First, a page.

Finding Framing to Balance the Shot

Having settings isn't all you need. It is REALLY REALLY REALLY important that you get good at how to line up a shot.

Have you ever asked someone to take a photo for you out in the wild? Like someone walking buy who is super eager to come help. Then they step back 300 feet and take a photo of the sky and you're just sitting there dark and in the corner of the photo. It is the worst. One thing worse is when people have the gall to say "Oh you just have a nice camera, that's all." Then they try it and all the photos are blurry or again, half your body and 70% sky.


This part takes years to get a solid hang of, BUT a simple way to develop a photographers eye is to try to find SYMMETRY.


Pretend there is a grid over everything you shoot. Is what you're taking a photo of (the subject) filling the frame in the most useful way? If its a building, is it balanced out well, even on both sides, but also showing the mountains (the action) with the space that's left over that you didn't need to use anyway?

Let me explain. I am taking a photo of this commercial construction site. My priority is the building, I have it balanced out and even with the slanting roads perfectly balanced on both sides. But since I wasn't using that background area of the photo anyway I might as well move my drone to the right a tiny bet and turn the camera just to squeeze in the end of the mountain so you get the whole range in the shot with the sunset.

The building is still the subject. The construction is still the center of the frame, visible, and its what I lit for. That's why I went there. But finding a way to include the environment is what makes it worth more than the normal point/shoot job.

This is what the eager guy who wants to take your photo on vacation doesn't understand. Nobody on vacation wants a good picture of them. They want a good picture of them at that place. Make the person the priority of what needs to be clear and visible, but show what is going on with any room you can. Or in the tourists case what they are doing as much as you can without compromising the ability to see that its them in the photo.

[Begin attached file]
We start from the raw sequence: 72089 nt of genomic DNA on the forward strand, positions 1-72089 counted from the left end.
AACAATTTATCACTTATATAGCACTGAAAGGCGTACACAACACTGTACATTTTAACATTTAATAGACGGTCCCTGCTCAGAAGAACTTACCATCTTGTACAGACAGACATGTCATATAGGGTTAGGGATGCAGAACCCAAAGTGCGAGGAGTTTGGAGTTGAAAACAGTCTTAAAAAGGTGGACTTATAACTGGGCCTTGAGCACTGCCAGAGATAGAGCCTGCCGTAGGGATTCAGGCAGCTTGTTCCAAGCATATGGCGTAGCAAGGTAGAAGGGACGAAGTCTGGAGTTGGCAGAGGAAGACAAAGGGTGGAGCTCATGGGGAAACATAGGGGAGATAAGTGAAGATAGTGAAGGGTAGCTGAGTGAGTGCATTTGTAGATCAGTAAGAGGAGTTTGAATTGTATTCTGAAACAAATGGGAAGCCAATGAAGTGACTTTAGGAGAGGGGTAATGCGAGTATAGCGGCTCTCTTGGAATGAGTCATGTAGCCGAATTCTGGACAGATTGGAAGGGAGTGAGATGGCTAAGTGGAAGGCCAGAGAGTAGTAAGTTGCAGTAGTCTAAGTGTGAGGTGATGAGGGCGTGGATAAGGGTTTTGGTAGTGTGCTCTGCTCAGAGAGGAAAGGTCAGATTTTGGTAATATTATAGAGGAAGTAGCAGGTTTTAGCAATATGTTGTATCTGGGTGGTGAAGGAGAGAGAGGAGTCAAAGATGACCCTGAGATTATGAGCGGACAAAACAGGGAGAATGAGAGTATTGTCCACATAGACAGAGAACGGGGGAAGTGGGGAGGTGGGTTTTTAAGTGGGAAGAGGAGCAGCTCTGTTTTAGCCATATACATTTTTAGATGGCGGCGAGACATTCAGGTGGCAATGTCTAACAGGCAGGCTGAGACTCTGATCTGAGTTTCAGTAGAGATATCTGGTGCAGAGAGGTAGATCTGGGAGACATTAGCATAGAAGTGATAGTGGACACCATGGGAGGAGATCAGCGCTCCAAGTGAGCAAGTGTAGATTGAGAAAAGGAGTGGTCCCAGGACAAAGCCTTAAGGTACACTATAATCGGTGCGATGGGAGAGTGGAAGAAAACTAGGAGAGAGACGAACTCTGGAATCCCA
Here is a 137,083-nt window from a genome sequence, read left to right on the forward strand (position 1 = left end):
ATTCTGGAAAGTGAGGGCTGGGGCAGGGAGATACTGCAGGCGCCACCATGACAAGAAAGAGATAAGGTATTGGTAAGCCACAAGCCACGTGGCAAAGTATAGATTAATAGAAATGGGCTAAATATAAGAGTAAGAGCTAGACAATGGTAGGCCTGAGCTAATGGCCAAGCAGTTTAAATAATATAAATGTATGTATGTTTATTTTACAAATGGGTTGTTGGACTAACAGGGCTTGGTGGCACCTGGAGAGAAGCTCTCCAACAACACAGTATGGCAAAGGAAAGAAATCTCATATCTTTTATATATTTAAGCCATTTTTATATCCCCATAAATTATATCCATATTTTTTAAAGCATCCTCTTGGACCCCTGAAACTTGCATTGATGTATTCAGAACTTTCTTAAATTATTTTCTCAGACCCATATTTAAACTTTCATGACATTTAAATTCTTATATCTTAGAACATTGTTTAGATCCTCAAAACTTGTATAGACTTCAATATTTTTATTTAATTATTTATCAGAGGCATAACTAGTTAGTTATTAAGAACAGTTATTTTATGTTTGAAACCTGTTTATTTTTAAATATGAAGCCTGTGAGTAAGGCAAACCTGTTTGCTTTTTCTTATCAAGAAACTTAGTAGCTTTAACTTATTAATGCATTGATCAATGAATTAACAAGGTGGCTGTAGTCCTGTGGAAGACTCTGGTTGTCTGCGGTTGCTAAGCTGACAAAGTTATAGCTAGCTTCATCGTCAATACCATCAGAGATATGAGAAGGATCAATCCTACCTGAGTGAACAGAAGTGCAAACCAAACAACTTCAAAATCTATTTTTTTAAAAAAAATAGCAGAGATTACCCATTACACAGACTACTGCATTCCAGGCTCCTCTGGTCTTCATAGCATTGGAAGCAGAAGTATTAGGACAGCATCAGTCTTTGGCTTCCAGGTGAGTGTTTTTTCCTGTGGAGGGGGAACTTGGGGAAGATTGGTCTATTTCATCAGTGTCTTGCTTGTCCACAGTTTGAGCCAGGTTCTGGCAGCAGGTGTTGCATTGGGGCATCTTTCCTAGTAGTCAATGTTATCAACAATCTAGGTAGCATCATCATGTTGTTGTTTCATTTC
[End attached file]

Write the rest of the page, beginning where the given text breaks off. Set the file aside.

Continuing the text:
Very simple rule (guideline) in Photography is to split the frame into segments of three.
Simple idea that basically makes that point that moving the photo anywhere EXCEPT eye-level, straight forward, center of frame makes any photo a bajillion times more fun to look at.

So a simple way to get into the habit of NOT shooting center-frame-everything is to line up whatever you're shooting (house, dog, grandma, whatever) onto the left 3rd of the frame, as if that were the center.

You can also do the same with the top 3rd of the frame, place the horizon higher than the center of the picture and you will have much more satisfying results.

Again, these are just guidelines. I ignore this regularly if I spot something I think would be cool if it were perfectly balanced... as all things should be.

Rules like this should be broken all the time the second you grow out of it, like training wheels.


I've given you tons of files to practice with from lots of different locations. You can also go to the Drone Launch Academy instagram to see some good examples of framing from all over the world.

Complete and Continue